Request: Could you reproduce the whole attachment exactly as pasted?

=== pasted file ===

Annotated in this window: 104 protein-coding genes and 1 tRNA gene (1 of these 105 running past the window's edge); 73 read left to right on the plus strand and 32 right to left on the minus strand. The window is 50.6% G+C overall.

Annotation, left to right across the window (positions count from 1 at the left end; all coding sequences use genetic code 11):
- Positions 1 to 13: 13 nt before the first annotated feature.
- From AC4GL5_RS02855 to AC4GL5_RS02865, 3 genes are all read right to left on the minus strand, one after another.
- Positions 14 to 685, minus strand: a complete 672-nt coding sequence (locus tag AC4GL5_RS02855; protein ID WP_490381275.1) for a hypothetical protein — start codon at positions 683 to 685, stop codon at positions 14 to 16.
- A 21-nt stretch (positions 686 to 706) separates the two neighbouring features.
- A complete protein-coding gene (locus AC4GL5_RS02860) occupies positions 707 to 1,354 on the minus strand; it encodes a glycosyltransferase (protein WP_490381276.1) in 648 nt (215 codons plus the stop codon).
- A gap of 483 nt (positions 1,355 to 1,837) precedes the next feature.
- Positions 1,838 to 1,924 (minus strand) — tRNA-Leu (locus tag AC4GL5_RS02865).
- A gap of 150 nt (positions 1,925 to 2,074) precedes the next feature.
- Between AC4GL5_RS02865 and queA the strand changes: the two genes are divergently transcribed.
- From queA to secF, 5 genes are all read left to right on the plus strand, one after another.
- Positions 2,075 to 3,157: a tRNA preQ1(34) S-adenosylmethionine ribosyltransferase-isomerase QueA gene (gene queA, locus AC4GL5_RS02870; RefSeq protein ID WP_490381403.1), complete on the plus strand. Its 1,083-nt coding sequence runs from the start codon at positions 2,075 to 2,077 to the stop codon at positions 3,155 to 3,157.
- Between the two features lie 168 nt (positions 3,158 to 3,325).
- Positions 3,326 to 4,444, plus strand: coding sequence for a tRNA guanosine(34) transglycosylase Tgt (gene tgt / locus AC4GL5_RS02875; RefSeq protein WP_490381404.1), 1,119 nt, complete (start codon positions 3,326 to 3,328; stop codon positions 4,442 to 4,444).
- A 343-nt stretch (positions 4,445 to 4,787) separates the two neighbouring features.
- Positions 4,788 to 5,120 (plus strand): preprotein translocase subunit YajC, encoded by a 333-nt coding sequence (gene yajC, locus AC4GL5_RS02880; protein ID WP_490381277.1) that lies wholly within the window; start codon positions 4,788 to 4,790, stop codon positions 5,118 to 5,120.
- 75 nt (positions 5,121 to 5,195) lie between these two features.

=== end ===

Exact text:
Annotated in this window: 104 protein-coding genes and 1 tRNA gene (1 of these 105 running past the window's edge); 73 read left to right on the plus strand and 32 right to left on the minus strand. The window is 50.6% G+C overall.

Annotation, left to right across the window (positions count from 1 at the left end; all coding sequences use genetic code 11):
- Positions 1 to 13: 13 nt before the first annotated feature.
- From AC4GL5_RS02855 to AC4GL5_RS02865, 3 genes are all read right to left on the minus strand, one after another.
- Positions 14 to 685, minus strand: a complete 672-nt coding sequence (locus tag AC4GL5_RS02855; protein ID WP_490381275.1) for a hypothetical protein — start codon at positions 683 to 685, stop codon at positions 14 to 16.
- A 21-nt stretch (positions 686 to 706) separates the two neighbouring features.
- A complete protein-coding gene (locus AC4GL5_RS02860) occupies positions 707 to 1,354 on the minus strand; it encodes a glycosyltransferase (protein WP_490381276.1) in 648 nt (215 codons plus the stop codon).
- A gap of 483 nt (positions 1,355 to 1,837) precedes the next feature.
- Positions 1,838 to 1,924 (minus strand) — tRNA-Leu (locus tag AC4GL5_RS02865).
- A gap of 150 nt (positions 1,925 to 2,074) precedes the next feature.
- Between AC4GL5_RS02865 and queA the strand changes: the two genes are divergently transcribed.
- From queA to secF, 5 genes are all read left to right on the plus strand, one after another.
- Positions 2,075 to 3,157: a tRNA preQ1(34) S-adenosylmethionine ribosyltransferase-isomerase QueA gene (gene queA, locus AC4GL5_RS02870; RefSeq protein ID WP_490381403.1), complete on the plus strand. Its 1,083-nt coding sequence runs from the start codon at positions 2,075 to 2,077 to the stop codon at positions 3,155 to 3,157.
- Between the two features lie 168 nt (positions 3,158 to 3,325).
- Positions 3,326 to 4,444, plus strand: coding sequence for a tRNA guanosine(34) transglycosylase Tgt (gene tgt / locus AC4GL5_RS02875; RefSeq protein WP_490381404.1), 1,119 nt, complete (start codon positions 3,326 to 3,328; stop codon positions 4,442 to 4,444).
- A 343-nt stretch (positions 4,445 to 4,787) separates the two neighbouring features.
- Positions 4,788 to 5,120 (plus strand): preprotein translocase subunit YajC, encoded by a 333-nt coding sequence (gene yajC, locus AC4GL5_RS02880; protein ID WP_490381277.1) that lies wholly within the window; start codon positions 4,788 to 4,790, stop codon positions 5,118 to 5,120.
- 75 nt (positions 5,121 to 5,195) lie between these two features.